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      Read the rules at the top of this page before posting.   12/30/16

      The rules are copied here for your convenience: The Auction Scroll is for sharing opinions on instruments listed and offered for sale online on this site or any other. It is for the civil exchange of ideas and opinions about the instruments themselves. The opinions expressed are solely those of the poster, and do not represent the opinion of Maestronet or its forum moderators. Personal attacks on individuals will not be tolerated and will result in banning from participation in the forums. For example you are free to state that in your opinion a certain instrument labelled such and such is or is not authentic. You can also support your opinion with facts as you see them, as long as you make no reference to the individual or company listing the instrument or use hearsay in your argument. You cannot say for example that such and such an instrument is not authentic because you know the individual listing the instrument is not trustworthy or you believe the company routinely uses false descriptions of its instruments. That will get you banned. Similarly, you can defend the authenticity of an instrument with the facts as you see them, as long as personal attacks and hearsay are not used. For example, you could refer to the shape of the f holes in support of a certain origin, but what you cannot do is attack any individuals that may hold a different opinion. This is a unique forum, so please abide by these rules to ensure it continues in its current form.
Przemek

Violin type Nicolo Gusetto

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Hello,

I have the opportunity to purchase a violin modeled on violin by Nicolo Gusetto.
Maybe someone knows something about these violins, what is their value.

Thanks for the help and any tips.

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These regularly sell on Ebay for around 2 to 300 bucks. The ugly crack would bring the value down to about 100, and only because somebody might want the head.

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On 11/11/2017 at 7:47 PM, Przemek said:

Hello,

I have the opportunity to purchase a violin modeled on violin by Nicolo Gusetto.

The opportunity to buy a wreck is not really an opportunity.

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1 hour ago, Herman West said:

The opportunity to buy a wreck is not really an opportunity.

There is a subtle difference between „a wreck“ and junk

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51 minutes ago, Jeff Jetson said:

Is rubbish sandwiched someplace  in between wreck and junk?

Any violin can be a wreck. A violin that is not a wreck can still be junk. A violin that is "rubbish" may or may not be junk, however, a violin that is rubbish and a wreck is definitely junk.

This screams for a Ven Diagram.

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Rubbish is what ends up in Jacob's "dust bin". I don't think this one would even make it that far.

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Just now, violinsRus said:

Would look nice as a wall hanger and conversation starter, wouldn't it?  Even if of no commercial value as an instrument.

Sure, I have one, its in better condition, just missing a piece of the binding. But after a couple decades I still haven't gotten around to setting it up.......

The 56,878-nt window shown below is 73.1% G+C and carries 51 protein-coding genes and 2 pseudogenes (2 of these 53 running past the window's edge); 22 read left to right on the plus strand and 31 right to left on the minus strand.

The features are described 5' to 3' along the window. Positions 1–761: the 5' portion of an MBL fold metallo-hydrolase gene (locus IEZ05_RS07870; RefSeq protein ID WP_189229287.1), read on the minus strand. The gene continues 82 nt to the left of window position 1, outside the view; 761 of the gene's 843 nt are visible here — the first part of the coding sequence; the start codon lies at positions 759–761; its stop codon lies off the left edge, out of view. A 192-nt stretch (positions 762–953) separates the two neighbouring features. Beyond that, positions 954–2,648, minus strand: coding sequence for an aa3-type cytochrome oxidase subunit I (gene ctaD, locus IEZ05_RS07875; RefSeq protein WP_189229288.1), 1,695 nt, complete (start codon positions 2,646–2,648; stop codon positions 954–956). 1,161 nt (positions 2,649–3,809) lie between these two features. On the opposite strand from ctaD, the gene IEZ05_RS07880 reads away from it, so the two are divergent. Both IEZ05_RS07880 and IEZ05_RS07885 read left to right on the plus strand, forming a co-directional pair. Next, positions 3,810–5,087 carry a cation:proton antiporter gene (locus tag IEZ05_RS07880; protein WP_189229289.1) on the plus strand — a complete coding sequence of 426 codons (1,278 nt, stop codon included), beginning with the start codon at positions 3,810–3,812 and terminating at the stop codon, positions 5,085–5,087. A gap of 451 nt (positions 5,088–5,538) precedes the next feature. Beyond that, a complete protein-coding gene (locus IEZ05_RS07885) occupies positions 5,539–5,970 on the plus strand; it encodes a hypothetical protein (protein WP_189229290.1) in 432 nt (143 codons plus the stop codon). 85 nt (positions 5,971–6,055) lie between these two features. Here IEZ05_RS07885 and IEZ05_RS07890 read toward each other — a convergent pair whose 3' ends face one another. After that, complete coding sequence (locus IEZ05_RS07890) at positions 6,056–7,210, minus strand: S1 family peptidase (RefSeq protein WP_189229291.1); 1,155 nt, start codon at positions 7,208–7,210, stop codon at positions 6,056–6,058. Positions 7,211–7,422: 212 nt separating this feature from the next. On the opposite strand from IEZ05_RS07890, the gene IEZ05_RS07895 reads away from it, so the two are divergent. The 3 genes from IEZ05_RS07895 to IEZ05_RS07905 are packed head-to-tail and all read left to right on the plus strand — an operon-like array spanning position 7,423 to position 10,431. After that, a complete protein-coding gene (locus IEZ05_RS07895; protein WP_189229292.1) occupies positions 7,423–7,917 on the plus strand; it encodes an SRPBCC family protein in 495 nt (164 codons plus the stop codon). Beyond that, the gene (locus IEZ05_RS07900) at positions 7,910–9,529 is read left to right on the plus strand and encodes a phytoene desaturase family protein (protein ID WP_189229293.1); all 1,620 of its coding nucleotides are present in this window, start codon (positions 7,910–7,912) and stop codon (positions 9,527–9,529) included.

Lots of people like stuff like this just as oddities and conversation pieces, that's why they always seem to get at least some money (not zero).

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I try to understand this discussion and I do not understand. Violins are in very good condition. The top plate repaired by luthier (probably even before World War II). No rigid cracks. Do you think these violins are dumb and do not work?

Edited by Przemek

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2 hours ago, Przemek said:

I try to understand this discussion and I do not understand. Violins are in very good condition. The top plate repaired by luthier (probably even before World War II). No rigid cracks. Do you think these violins are dumb and do not work?

There is very little demand in the marketplace for violins like this, and therefore they are not very expensive, even in good condition. The one you have shown has a severe sound post crack on the top, which reduces its value by 30-50% (or more), even though it has been repaired. 

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3 hours ago, Przemek said:

I try to understand this discussion and I do not understand. Violins are in very good condition. The top plate repaired by luthier (probably even before World War II). No rigid cracks. Do you think these violins are dumb and do not work?

I can give another example Przemek. I have been offered what is probably an American church bass in good condition, for a low price.   Basically a cello, but with some non-standard dimensions that would make it difficult to adjust to.  After checking around it appears that there is very little market for such an instrument, even though it is in all likelihood over 150 years old and not too bad condition.  Will I purchase it?  Probably, but only as a wall hanger and conversation piece, and because I like a bit of history around the shop for variety.  Not because I'm counting on its resale value.  

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10 hours ago, Przemek said:

I try to understand this discussion and I do not understand. Violins are in very good condition. The top plate repaired by luthier (probably even before World War II). No rigid cracks. Do you think these violins are dumb and do not work?

The violin is not in a very good condition. There is a bad "rigid" crack at the right bridge foot, a soundpost crack, which ain't never repaired by a luthier, but by an amateur butcher.